More and more grocery chain stores pre-package their meat offerings, but while this offers convenience to shoppers, quality of the product becomes difficult to determine. The smaller the cut, the more difficult it becomes to assess quality by sight. It can only be perceived after cooking.
These days, the farm-to-table movement led to the opening of boutique butcher shops in large cities populated partly with young, well informed, well-heeled, and enthusiastic cooks. They value quality, and are prepared to pay for it so as to enjoy tasty meals.
Some people like to buy meat in carcasses, and butcher. This way, they know exactly the quality of meat they buy.
Small rural restaurant chefs also like to but carcasses and break them down as they see fit. All parts of a carcass are profitably used. Hunters will benefit greatly from the pictures in this book, when they start butchering their venison, or wild boar. Their anatomy is similar to that of pigs and cattle.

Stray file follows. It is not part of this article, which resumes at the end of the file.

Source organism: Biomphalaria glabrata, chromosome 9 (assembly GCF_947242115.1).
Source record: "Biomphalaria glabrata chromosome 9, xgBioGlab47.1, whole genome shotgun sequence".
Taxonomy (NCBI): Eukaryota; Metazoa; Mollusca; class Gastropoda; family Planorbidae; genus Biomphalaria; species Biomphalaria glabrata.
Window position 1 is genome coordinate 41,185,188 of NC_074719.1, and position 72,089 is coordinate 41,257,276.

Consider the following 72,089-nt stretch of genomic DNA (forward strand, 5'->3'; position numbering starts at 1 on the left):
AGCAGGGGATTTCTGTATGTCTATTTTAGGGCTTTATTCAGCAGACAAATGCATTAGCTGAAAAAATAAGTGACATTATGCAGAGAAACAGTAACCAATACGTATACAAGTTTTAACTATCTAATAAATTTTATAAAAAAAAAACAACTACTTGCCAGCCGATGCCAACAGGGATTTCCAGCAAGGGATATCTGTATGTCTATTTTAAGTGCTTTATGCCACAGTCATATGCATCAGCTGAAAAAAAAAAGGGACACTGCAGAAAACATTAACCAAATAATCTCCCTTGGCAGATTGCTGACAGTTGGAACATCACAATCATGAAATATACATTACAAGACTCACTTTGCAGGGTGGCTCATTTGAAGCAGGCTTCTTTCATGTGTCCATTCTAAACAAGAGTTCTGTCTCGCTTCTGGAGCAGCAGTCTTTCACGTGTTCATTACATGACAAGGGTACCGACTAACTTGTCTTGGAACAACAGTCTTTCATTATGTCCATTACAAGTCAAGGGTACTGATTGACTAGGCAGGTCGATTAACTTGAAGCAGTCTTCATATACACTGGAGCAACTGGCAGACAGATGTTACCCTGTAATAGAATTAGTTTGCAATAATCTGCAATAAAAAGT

This boo by chef and self-taught artisanal butcher is for cooks who care about honouring the animal, and eating well, buying small farm raised animal carcasses, or in case of beef, butcher-sized primal cuts.
Te author explains and shows using excellent photography how beef, lamb, and pork carcasses should be butchered. If you want to apply it to wild boar or other hunted mammals you can easily find guidance in this book.
This is the first visual guide that covers all the basics of butchery and sets the stage for you to develop your own style and preferences.
Both in restaurants and at home, interest in eating humanely and naturally raised animal is resurgent for reasons of health and flavour. In hundreds of pictures, the author succeeds in demystifying the lost art of whole animal butchery. It is essential reference for a generation of young, ambitious, professional, and amateur cooks.
The many recipes the book contains is a welcome bonus.